O'Connor First
Serving All OfNew York And Vermont
877-886-4029 Toll Free
518-465-0400 New York

Brain death hard to understand, even for doctors, p2

We are picking up our discussion of brain death. The subject has made headlines in the past few weeks as two very different cases played out in national media. Neither case involves patients or providers from New York.

We discussed them in our Jan. 21 post, but it makes sense to review the facts. In the first case, a pregnant woman had been declared brain dead, but the hospital refused to take her off life support; state law prohibits ending life support for pregnant patients. In the other case, the family of a teenager held out hope for her recovery after the hospital declared her brain dead.

The courts got involved in both cases. The teen's family was able to keep her alive long enough to move her to another facility. Her condition is unknown. The husband of the pregnant woman was present when the hospital took his wife off life support; both doctors and family members knew that the fetus would not survive, and tests had revealed some significant developmental problems.

Brain death is different from a coma or persistent vegetative state. According to the American Academy of Neurology, a person is brain dead when he or she loses all of the brain's clinical functions. The condition is irreversible; "life" is only possible with the use of technology.

In contrast, a coma or persistent vegetative state -- the terms are interchangeable -- is "a profound or deep state of unconsciousness," according to the National Institutes of Health. The patient is alive but cannot move and cannot respond to whatever is going on around him. While thinking abilities and awareness are compromised, the patient retains non-cognitive function, including breathing and blood circulation.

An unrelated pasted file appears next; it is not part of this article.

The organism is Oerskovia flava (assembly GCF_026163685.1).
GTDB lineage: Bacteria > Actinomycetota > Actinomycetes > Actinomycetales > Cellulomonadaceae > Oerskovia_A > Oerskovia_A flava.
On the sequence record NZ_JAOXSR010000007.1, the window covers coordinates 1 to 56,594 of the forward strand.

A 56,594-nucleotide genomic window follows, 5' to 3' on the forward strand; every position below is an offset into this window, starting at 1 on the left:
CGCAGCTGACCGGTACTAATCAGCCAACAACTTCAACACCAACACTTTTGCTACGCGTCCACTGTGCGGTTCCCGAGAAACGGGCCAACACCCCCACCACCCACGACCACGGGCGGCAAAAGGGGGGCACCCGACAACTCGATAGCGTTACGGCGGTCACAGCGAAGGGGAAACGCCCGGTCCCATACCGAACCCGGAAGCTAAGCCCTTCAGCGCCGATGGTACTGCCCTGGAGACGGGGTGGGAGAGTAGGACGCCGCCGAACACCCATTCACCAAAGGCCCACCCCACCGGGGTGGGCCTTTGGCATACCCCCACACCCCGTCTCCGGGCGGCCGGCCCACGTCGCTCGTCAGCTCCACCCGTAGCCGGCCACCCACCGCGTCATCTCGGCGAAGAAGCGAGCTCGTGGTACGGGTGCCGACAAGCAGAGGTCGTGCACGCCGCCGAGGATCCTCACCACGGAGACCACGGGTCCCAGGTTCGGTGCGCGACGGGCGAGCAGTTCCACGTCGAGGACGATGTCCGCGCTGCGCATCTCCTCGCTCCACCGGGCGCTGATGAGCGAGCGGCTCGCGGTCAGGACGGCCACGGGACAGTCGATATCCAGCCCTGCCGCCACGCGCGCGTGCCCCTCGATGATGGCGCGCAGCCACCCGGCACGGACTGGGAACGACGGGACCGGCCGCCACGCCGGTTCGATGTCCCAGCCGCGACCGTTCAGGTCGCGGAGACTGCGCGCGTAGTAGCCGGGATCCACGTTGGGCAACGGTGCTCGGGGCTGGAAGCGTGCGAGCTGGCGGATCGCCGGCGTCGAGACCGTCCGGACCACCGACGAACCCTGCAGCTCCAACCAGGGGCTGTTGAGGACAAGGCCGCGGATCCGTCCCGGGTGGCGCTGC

Assuming that doctors understand the difference, they have to be able to communicate clearly what the prognosis is. We'll talk more about that in our next post.


Modern Healthcare, "Not all docs clear on meaning of 'brain death'," Sabriya Rice, Jan. 14, 2014

CNN, "Brain-dead Texas woman taken off ventilator," Caleb Hellerman. Jason Morris and Matt Smith, Jan. 27, 2014

No Comments

Leave a comment
Comment Information
Email Us For a Response

Speak To An Experienced Attorney.

High-Quality Representation At An Affordable Price. Contact Us Today.

Learn more about how we can help you by calling the firm at 877-886-4029.

Bold labels are required.

Contact Information

The use of the Internet or this form for communication with the firm or any individual member of the firm does not establish an attorney-client relationship. Confidential or time-sensitive information should not be sent through this form.


Privacy Policy

This site uses Google's Invisible reCAPTCHA, which is subject to Google's Privacy Policy and Terms of Use.

  • Best Lawyers | Best Law Firms | US News |2021
  • dri | The Voice of the Defense Bar
  • BEST'S Client Recommended 2019 | Insurance Attorneys
  • AV Preeminent
  • Bar Register Preeminent Lawyers
  • Lawyer of the Year
  • IADC
  • MPL
  • Best Lawyers
  • FDCC
  • Peer Rated
  • Plus
  • New York State Academy of Trial Lawyers
  • Lawyer of the Year
  • TIDA
  • Best Lawyers | Best Law Firms | US News |2019

20 Corporate Woods Boulevard
Albany, NY 12211

Toll Free: 877-886-4029
Phone: 518-465-0400
Fax: 518-465-0015
Albany Law Office Map

507 Main Street
Bennington, VT 05201

Toll Free: 877-886-4029
Fax: 518-465-0015
Map & Directions